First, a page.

April 30, 2012 -
Q: During a recent panel discussion, an educator raised a question about a new contract his school is preparing that seeks to claim ownership of intellectual property developed by teachers as part of a school curriculum. If a teacher creates content, who owns it, the school or the teacher? For example, can the school syndicate an online program created by a teacher?
Image © Dave Black
April 27, 2012 -
Three photography masters reveal secrets to surviving the business
© Dwight Eschliman <www.eschlimanphoto.com>
April 18, 2012 -
Perched an hour from Napa Valley and offering a host of stunning cityscapes at its feet and water all around, San Francisco is one of the most desirable locations in the United States. On the downside, it’s the second most densely populated city in the country and the third most expensive place to live (according to Klipinger Real Estate). But, along with the picturesque landscape, great schools abound, and San Francisco is also a principal center for banking and finance—in fact, it’s the ninth top producing city nationwide. A year-round mild climate makes this city hard to beat. With these things in mind, PDNedu takes a look at what it costs to study, live and work in the City by the Bay.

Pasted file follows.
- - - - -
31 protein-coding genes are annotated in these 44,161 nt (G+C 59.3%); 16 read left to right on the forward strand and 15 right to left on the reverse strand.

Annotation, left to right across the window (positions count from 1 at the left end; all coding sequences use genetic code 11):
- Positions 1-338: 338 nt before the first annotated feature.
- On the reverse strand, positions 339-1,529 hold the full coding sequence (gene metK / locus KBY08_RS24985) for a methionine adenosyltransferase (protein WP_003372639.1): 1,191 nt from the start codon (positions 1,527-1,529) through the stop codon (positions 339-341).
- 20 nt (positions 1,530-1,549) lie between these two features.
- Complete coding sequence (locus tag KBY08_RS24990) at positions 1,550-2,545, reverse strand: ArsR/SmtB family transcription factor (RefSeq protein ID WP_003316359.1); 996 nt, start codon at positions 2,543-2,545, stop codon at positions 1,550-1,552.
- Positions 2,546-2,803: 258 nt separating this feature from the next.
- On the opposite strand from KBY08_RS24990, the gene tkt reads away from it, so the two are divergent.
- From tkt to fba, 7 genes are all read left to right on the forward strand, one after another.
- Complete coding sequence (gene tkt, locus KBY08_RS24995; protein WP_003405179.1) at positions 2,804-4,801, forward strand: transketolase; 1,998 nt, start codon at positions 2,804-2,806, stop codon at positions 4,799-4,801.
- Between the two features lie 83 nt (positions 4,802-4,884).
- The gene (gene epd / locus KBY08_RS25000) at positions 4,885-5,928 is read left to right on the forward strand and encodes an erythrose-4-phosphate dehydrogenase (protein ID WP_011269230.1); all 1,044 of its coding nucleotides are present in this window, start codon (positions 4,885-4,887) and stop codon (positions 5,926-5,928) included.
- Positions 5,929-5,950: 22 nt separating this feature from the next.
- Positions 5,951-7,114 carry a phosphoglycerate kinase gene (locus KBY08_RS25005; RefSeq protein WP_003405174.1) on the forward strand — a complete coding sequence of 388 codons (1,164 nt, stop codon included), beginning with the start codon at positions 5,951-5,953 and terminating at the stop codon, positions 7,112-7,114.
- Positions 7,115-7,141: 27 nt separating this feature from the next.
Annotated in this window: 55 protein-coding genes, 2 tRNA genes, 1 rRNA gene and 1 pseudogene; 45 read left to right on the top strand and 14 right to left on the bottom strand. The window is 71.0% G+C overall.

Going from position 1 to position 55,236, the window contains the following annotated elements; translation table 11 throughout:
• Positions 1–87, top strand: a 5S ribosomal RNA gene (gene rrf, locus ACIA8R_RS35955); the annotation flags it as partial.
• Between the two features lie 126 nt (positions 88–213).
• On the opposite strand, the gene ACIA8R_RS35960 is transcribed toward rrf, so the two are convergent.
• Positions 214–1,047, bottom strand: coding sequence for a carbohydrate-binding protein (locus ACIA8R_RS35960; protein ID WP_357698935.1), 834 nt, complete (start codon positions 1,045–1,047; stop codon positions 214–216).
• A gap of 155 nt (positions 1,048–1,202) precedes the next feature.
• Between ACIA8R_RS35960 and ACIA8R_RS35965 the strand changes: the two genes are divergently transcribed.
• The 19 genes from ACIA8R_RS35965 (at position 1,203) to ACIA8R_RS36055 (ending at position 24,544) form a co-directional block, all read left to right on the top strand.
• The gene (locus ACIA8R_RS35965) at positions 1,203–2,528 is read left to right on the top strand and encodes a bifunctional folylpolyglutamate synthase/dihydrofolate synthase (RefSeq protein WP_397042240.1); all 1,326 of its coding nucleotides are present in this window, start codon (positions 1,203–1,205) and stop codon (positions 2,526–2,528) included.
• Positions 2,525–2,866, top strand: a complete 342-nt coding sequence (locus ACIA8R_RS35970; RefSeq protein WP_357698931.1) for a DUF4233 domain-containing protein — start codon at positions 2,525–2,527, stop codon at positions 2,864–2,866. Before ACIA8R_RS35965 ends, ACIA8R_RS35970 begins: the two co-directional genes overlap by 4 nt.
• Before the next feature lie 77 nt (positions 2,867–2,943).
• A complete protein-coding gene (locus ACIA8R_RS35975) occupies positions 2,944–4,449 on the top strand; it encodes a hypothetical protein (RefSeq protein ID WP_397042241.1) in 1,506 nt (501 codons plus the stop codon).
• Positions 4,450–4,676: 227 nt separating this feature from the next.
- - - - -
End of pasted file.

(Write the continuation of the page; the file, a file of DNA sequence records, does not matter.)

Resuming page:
October 17, 2011 - Q: “I was hired by a large, online retail Web site to shoot one
of its look books. I’ve worked with this company many times and have
never signed anything or agreed on specific usage details with the
client. They paid me to shoot the book, I got the check—all was good. A
couple of months passed, when I noticed one of my photos on a major
billboard in the middle of Sunset Boulevard. It was huge and looked
like a very expensive ad. Is this considered kosher in the photography
business? I couldn’t help but feel that I should be getting paid for
the thousands of hits their Web site will receive based on my picture.
Am I wrong?”
—Gregory Minasian, via e-mail
PHOTO © ALEX MARTINEZ
March 29, 2011 - Atlanta, Georgia—the heart of the South—is an attractive place to live. As a top business city, it has a growing job market and a number of excellent schools, and its airport is the busiest in the world— not that you’ll want to leave too often once you’ve settled in the sun belt. PDNedu takes a look at how much it costs to study, live and work in Atlanta.
photo © Robin Dana
March 28, 2011 - Wide-Ranging Study-Abroad Programs Offer Photography Students an International Reach